6:50am

Fri October 7, 2011
Business and the Economy

Breeders Adapt to New Market Realities

ANNUAL NORTH AMERICAN REGISTERED FOAL CROP.
The Jockey Club

When the final hammer went down at Keeneland's September yearling sale, almost 3,000 horses had sold, 500 fewer than last year.  However, they sold for over $233-million, which represents an increase of almost 13%.  Plus, the average value of each horse was up 18%. "I've farmed 45 years. We raise tobacco and horse operation. We grow our own hay, our own bedding. We board horses and my brother and I have horses together. We're farmers that love horses,” said horse breeder Frank Penn.

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6:45am

Fri October 7, 2011
The Two-Way

Today's Top Stories: Nobel Peace Prize, September Jobs Report

Good morning.

We've already posted about the top story so far today:

Nobel Peace Prize Goes To Women Striving For Peace In Liberia And Yemen

And we're getting ready for what's expected to be the other major news of the morning — the 8:30 a.m. ET announcement from the Bureau of Labor Statistics about the September unemployment rate and how many jobs were or were not added to payrolls last month.

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4:45am

Fri October 7, 2011
The Two-Way

Nobel Peace Prize About To Be Announced

Originally published on Fri October 7, 2011 11:54 am

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Left to right: Nobel Peace Prize laureates President Ellen Johnson Sirleaf of Liberia, Liberian "peace warrior" Leymah Gbowee and Tawakkul Karman of Yemen.

AP

Three women who have worked for peace and women's rights in Liberia and Yemen have been awarded the 2011 Nobel Peace Prize, it was just announced at the Norwegian Nobel Institute in Oslo.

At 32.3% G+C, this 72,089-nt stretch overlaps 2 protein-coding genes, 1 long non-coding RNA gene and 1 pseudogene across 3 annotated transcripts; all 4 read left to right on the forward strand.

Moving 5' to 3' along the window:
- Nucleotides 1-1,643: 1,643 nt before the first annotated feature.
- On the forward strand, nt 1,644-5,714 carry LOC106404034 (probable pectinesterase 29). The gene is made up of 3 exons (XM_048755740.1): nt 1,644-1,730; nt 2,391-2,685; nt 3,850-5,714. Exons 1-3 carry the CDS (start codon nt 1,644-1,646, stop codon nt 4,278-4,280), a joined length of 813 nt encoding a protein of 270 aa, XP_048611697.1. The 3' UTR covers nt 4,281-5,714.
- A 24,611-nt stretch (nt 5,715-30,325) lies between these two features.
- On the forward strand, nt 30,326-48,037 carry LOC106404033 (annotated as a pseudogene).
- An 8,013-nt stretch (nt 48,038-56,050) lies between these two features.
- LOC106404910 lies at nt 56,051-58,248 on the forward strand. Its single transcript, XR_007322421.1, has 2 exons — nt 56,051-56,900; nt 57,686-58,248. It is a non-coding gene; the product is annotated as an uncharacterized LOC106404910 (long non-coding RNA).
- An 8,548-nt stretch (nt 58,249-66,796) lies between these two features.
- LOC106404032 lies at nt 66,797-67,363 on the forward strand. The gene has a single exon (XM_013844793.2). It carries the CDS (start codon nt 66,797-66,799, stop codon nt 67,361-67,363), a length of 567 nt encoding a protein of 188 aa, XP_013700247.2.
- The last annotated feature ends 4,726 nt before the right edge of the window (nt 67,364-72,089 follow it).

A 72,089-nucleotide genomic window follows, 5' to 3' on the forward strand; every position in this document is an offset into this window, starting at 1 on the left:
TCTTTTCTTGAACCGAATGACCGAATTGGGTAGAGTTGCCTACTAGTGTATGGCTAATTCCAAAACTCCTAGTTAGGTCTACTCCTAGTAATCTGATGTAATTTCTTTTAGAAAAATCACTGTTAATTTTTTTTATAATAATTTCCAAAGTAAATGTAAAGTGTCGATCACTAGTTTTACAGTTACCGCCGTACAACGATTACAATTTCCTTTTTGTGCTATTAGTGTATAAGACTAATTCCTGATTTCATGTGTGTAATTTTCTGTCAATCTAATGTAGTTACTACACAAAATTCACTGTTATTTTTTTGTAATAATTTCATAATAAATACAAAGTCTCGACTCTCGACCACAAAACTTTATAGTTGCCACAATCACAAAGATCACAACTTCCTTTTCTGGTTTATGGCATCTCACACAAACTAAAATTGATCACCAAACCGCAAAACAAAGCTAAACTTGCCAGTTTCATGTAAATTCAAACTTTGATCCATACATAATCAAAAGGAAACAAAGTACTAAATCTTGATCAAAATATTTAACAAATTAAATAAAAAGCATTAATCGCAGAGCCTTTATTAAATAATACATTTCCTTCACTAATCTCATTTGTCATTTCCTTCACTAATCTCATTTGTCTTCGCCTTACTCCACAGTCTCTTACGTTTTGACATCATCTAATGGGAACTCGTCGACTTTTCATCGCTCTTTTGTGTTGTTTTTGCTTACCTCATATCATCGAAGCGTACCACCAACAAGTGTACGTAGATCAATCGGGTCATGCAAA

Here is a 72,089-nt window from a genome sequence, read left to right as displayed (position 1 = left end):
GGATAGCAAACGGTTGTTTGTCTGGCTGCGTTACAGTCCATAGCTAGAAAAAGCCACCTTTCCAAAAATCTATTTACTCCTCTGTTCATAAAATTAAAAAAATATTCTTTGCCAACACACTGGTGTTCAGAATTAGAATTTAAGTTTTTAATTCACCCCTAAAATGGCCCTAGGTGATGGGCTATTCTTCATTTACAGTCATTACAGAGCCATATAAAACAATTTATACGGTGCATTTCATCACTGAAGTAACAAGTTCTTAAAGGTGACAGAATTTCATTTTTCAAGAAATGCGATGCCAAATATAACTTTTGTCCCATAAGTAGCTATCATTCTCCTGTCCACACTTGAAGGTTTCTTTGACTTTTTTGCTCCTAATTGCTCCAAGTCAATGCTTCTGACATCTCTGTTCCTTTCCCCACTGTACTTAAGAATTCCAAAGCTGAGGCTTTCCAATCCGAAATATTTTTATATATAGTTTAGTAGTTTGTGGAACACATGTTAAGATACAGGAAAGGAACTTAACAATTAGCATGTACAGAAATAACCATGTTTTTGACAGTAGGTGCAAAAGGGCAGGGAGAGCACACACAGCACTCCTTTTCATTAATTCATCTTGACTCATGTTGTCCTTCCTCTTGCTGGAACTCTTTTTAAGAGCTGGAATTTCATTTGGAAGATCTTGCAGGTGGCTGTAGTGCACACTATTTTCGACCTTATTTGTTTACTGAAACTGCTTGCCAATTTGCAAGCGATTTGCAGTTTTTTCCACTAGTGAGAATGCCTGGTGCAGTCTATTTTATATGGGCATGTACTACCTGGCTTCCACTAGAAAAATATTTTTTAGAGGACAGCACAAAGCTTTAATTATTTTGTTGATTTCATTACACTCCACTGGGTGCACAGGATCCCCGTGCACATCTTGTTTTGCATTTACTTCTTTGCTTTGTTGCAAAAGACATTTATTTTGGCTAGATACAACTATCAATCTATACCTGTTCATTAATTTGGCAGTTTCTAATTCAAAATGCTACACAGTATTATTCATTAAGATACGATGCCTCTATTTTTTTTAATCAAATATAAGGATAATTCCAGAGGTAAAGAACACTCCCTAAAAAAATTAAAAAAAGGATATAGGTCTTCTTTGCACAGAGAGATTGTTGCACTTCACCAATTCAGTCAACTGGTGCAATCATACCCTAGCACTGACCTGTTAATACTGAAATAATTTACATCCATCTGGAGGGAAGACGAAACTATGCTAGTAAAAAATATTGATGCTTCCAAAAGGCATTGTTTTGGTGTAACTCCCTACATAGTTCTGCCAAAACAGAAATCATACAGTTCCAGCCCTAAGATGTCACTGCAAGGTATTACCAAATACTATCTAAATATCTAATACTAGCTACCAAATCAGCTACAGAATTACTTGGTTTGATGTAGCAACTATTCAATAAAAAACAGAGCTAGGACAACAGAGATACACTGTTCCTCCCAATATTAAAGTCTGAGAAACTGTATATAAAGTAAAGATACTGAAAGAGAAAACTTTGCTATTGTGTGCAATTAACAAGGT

Liberian President Ellen Johnson Sirleaf, Liberian peace activist Leymah Roberta Gbowee and Yemeni protest leader Tawakkul Karman are being honored.

This year's Nobels come with about $1.5 million. That amount will be divided between the three laureates.

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4:29am

Fri October 7, 2011
National Security

Partisan Divide On National Security Shrinks

GOP presidential contender Mitt Romney travels to the Citadel in South Carolina to deliver a speech on national security Friday. The issue has traditionally been a bright line between hawks and doves, Republicans and Democrats. But even on this, the third anniversary of President Obama winning the Nobel Peace Prize, the politics are no longer clear cut.

4:00am

Fri October 7, 2011
World

Nobel Peace Prize Announcement

Originally published on Fri October 7, 2011 10:55 am

Transcript

LYNN NEARY, host: This is MORNING EDITION, from NPR News. I'm Lynn Neary.

RENEE MONTAGNE, host: And I'm Renee Montagne. The winner - or should I say the winners - of the Nobel Peace Prize were unveiled in Oslo earlier this morning. The announcement was made by the chairman of the Norwegian Nobel Committee.

THJORBORN JAGLAND: The Norwegian Nobel Committee has decided that the Nobel Peace Prize for 2011 is to be divided in three equal parts between Ellen Johnson Sirleaf, Leymah Gbowee and Tawakul Karman.

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4:00am

Fri October 7, 2011
Business

The Last Word In Business

Renee Montagne has the Last Word in business.

4:00am

Fri October 7, 2011
Economy

Obama Urges Wall Street Protesters To Back Jobs Plan

Loosely-organized protests that began on Wall Street last month have now spread to other cities across the country. President Obama says he understands the frustration conveyed by prostesters. He's trying to channel public anger with Wall Street into support for his own financial policies.

4:00am

Fri October 7, 2011
Business

Banks To Raise Debit Card Fees

Lynn Neary talks to Ron Lieber, personal finance columnist for "The New York Times," about debit card fees.

4:00am

Fri October 7, 2011
Art & Design

Remembering How Steve Jobs Changed The Design World

Apple's Steve Jobs, who died this week after battling a rare form of pancreatic cancer, didn't just change technology. Lynn Neary learns more about the profound legacy Jobs leaves behind on the world of design from John Maeda, president of the Rhode Island School of Design.

4:00am

Fri October 7, 2011
NPR Story

Mortgage Rates Hit Record Law

Mortgage rates are now below 4 percent. The average 30 year fixed rate loan is at an all time low. But high unemployment, weak consumer confidence, and tougher standards for getting credit, are keeping many Americans from buying homes.

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